Income seekers get paid to invest when they buy into dividend-paying stocks. Who wouldn't want that? Getting a good deal on a stock's price simply adds to the value that accrues from searching out cheap stocks that reward shareholders with healthy payouts.
But there might be times when there's too much of a good thing -- a dividend stock that's so cheap it may be a trap. Consider, for example,Barnes & Noble(NYSE: BKS),Bed Bath & Beyond (NASDAQ: BBBY),and GameStop (NYSE: GME). They all pay dividends, and the market is broadly discounting them, but investors might want to think twice before buying in. Read on to see why.
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Barnes & Noble
On the surface, picking up shares of Barnes & Noble doesn't seem like such a bad idea. Trading at around $10 a share, the bookseller's $0.60 annual dividend currently yields a hefty 6%, and though its payout ratio stands at an astronomical 300% based on earnings, viewed through the lens of the free cash flow it produces, it's a much more reasonable 49%. Yet anyone who knows even the slightest thing about the book market understands that Barnes & Noble is operating on unstable ground.
In its fiscal second quarter, the bookseller said sales fell 4% to $858.8 million, as comparable-store sales fell 3.2% because of lower customer traffic, which pretty much explains the industry as a whole.
Even though the book industry is growing (surprise!), the buying of books continues to move online, which remains the top sales channel for publishers' revenue in the trade category. According to the Association of American Publishers,online holdsa 37.4% share of the market. It also says there is a return to hardcover books as consumers move away from e-books, which peaked in 2013 but have since fallen away and now comprise around 17% of the market.
Barnes & Noble was famously upended by Amazon.com, which also caused the demise of Borders, and its enterprise value now trades at just 9.8 times its free cash flow, a bargain-basement price. But with a business model standing on shaky ground that may be risky for its earnings growth, such a high payout for the dividend it pays makes it a risky read.
Image source: Bed Bath & Beyond.
Bed Bath & Beyond
Home-goods retailer Bed Bath & Beyond has an even more heavily discounted EV/FCF ratio of just 7.8, but like the book business, its home-furnishings business is also being displaced by the online market. And where Barnes & Noble at least had tried to respond by getting into the e-reader business, Bed Bath & Beyond largely neglected e-commerce until relatively recently. Now it's in hurry-up mode to make up for lost time, plowing significant resources into the effort and going on a shopping spree.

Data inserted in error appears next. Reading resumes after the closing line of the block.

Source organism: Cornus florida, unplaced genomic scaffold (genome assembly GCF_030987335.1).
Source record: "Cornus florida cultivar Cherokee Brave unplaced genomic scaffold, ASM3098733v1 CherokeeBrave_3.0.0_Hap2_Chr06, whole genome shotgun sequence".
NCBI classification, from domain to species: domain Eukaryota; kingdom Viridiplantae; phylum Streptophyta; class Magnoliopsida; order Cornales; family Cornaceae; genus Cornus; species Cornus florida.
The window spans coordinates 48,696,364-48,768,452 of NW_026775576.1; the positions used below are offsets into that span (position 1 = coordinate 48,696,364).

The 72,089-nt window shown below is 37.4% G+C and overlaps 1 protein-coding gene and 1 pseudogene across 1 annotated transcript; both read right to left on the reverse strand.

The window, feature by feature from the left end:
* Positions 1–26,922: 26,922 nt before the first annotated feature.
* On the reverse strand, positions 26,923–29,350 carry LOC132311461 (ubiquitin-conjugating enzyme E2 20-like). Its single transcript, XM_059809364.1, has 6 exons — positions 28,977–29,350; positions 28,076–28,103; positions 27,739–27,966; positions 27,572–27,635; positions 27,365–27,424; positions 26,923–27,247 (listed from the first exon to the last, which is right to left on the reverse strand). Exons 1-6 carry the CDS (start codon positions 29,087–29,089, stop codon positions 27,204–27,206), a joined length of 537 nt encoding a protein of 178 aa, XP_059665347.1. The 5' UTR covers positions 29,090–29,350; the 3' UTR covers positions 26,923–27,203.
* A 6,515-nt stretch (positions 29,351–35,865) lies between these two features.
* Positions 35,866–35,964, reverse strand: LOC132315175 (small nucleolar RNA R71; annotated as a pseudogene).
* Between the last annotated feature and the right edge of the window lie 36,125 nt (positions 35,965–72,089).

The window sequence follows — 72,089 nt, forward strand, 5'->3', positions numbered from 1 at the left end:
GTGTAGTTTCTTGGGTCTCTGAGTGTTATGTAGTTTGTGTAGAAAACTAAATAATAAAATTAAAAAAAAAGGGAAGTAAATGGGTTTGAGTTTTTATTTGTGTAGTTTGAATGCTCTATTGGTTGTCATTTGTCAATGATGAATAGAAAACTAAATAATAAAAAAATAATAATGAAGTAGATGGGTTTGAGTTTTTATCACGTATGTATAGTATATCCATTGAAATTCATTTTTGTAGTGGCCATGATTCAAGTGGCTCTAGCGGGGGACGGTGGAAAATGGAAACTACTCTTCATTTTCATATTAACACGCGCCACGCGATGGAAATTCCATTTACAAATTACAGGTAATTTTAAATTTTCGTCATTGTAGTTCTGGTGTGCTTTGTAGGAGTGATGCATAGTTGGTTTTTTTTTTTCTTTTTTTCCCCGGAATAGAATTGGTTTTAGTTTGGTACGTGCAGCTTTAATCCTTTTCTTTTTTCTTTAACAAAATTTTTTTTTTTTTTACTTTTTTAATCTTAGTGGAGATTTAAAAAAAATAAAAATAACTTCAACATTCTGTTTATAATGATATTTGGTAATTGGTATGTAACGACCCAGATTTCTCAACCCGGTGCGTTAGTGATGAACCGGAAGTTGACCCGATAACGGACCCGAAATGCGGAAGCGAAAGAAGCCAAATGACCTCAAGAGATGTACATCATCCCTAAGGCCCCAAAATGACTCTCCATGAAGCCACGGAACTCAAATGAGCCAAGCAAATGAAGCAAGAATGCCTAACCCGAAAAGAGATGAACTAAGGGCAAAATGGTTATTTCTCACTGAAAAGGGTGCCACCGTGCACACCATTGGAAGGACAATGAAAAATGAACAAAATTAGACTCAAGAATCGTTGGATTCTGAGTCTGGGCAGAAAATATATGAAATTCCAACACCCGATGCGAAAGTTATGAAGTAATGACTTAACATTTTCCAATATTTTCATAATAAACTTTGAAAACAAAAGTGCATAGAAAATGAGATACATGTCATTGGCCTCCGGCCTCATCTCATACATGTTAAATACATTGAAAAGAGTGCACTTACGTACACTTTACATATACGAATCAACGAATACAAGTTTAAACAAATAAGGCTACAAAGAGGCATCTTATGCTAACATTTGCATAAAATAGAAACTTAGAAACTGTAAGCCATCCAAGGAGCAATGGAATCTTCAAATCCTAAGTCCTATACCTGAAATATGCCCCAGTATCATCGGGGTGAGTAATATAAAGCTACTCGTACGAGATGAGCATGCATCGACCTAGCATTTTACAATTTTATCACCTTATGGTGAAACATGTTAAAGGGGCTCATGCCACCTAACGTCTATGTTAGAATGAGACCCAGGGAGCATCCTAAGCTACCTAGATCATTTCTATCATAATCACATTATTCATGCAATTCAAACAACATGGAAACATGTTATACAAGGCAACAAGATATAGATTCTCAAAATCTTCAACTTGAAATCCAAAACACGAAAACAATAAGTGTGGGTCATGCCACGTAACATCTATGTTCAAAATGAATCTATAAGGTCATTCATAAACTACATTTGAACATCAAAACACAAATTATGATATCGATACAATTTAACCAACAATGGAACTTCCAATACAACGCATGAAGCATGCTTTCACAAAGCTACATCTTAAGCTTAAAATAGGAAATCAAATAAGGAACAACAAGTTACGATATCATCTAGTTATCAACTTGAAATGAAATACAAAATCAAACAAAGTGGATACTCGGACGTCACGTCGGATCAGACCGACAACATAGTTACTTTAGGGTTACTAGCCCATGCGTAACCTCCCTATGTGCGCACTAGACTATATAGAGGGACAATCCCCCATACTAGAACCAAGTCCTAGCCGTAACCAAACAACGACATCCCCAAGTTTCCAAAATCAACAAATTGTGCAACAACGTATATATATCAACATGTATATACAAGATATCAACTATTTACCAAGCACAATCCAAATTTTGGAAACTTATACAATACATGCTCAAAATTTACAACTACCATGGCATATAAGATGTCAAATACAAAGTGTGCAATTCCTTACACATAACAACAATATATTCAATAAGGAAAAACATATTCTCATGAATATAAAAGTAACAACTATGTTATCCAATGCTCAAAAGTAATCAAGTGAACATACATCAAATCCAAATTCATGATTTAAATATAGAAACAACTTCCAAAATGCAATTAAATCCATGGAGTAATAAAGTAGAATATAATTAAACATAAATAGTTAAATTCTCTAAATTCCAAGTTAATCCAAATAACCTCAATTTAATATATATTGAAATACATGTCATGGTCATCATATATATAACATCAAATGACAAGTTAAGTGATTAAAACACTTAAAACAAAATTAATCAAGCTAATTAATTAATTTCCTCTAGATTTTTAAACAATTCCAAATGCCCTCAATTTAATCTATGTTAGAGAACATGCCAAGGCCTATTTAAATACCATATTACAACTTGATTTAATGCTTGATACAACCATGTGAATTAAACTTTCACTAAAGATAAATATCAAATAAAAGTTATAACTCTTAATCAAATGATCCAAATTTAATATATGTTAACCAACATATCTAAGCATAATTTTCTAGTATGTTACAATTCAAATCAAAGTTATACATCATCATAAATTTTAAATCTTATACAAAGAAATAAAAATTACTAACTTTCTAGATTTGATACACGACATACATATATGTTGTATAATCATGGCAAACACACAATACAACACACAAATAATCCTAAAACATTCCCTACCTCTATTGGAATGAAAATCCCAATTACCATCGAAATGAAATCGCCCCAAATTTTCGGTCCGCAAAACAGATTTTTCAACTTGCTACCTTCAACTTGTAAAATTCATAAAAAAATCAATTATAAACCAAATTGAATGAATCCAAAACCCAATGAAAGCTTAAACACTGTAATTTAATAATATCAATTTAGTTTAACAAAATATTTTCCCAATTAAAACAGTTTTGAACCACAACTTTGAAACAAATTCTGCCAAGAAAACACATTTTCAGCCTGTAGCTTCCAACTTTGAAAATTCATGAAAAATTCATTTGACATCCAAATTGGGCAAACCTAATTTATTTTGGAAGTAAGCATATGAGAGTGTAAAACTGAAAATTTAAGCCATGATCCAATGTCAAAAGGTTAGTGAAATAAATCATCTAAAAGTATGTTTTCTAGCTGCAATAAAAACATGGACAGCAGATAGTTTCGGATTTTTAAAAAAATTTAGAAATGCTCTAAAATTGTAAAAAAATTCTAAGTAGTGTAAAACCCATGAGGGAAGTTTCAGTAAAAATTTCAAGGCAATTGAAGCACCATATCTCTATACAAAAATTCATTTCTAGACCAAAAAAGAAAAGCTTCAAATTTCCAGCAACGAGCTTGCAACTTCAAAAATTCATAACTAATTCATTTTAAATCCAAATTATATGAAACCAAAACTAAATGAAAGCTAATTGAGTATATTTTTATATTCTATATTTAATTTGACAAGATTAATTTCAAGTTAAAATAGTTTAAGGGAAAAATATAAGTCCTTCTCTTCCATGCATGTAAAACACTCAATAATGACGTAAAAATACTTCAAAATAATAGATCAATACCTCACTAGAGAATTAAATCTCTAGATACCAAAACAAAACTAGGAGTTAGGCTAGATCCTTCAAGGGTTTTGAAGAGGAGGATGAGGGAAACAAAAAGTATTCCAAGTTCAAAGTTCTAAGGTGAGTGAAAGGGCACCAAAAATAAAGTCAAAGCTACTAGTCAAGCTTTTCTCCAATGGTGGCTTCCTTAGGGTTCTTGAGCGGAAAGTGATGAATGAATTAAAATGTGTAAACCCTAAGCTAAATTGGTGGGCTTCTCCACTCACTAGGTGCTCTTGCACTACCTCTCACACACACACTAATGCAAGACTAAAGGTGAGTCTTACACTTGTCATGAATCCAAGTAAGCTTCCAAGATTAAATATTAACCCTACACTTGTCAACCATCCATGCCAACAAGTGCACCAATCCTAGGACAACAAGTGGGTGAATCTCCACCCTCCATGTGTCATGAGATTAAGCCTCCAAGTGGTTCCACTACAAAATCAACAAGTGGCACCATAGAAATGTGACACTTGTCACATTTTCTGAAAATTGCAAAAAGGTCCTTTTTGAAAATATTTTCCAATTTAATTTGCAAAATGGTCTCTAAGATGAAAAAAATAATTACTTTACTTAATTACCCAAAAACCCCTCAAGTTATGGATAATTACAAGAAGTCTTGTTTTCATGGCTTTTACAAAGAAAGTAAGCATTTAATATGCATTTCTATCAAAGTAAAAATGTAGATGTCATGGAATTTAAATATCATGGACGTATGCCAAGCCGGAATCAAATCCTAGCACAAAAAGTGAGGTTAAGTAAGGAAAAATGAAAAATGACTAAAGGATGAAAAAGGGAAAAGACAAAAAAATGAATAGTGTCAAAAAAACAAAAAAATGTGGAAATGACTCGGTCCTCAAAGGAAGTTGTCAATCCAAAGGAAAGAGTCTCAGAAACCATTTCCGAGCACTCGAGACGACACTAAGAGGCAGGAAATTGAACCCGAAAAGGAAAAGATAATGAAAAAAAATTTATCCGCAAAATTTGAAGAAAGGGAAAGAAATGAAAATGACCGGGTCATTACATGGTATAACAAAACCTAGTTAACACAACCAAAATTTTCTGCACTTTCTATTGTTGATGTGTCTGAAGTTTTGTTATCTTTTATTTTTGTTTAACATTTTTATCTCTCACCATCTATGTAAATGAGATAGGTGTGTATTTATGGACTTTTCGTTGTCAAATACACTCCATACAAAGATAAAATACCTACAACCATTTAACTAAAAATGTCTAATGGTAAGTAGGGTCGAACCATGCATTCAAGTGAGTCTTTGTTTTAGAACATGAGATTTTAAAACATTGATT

Last June, it purchased dying flash-sale site One Kings Lane, and in November it bought PersonalizationMall.com, a seller of individually personalized gift items. These aren't particularly material purchases, but they're not big sales winners, either. And though its digital customer-facing channels grew 20% in the third quarter, the gains weren't nearly enough to offset the declines in its brick-and-mortar locations.
Management says its earnings have been trapped in a moribund range of around $4.50 to $5.00 per share for several years now because of investments made in the business, and cash balances that routinely ran north of $1 billion now total less than half of that amount.
It's also having trouble luring customers into its stores, as its prodigious couponing efforts no longer generate the same response they once did. Instead, they only weigh on earnings. It is still able to generate significant amounts of free cash flow, but an investor might have to wait a long time before the business turns around, if ever. Its dividend payment is new, having just been initiated last year, and it yields just 0.3% -- suggesting it might not be worth the effort to invest in the stock simply for its payout.
Video-game retailer GameStop suffered a disappointing Christmas season, as sales tumbled 16% from the year-ago period while comparable sales plunged almost 19% on weak sales of once strong titles such as Call of Duty and Titanfall. As with everyone else on this list, its in-store traffic fell.
The gaming console market is in a state of flux as it transitions to a digital distribution format. The transition is obviously hurting sales of physical games, but it's also affecting the trade-in market. GameStop's response has been to enter into the mobile-phone and collectibles market, and though revenue in the segment grew better than 37% in the last quarter, it still accounts for less than 6% of revenue. And so many troubled retailers -- RadioShack, anyone? -- have placed their hopes on having cell phones save them, only to be sorely disappointed.
GameStop is another retailer that's still able to produce handfuls of free cash flow, generating $451 million worth over the last 12 months, which means its enterprise value is at a minuscule 6.5. A $1.48 annual dividend yielding 6.1%, and an earnings-based payout ratio of 39% (34% based on free cash flow), make it tempting to take a bite here just to play along.
However, with GameStop's main game business moving away from it even as it operates a large footprint of 7,600 stores, all while it's betting on new revenue streams that have nothing to do with its area of expertise, investors would do better looking elsewhere for a dividend-paying stock.
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Rich Duprey has no position in any stocks mentioned. The Motley Fool owns shares of and recommends Amazon.com. The Motley Fool has the following options: short April 2017 $28 puts on GameStop. The Motley Fool recommends Bed Bath and Beyond. The Motley Fool has a disclosure policy.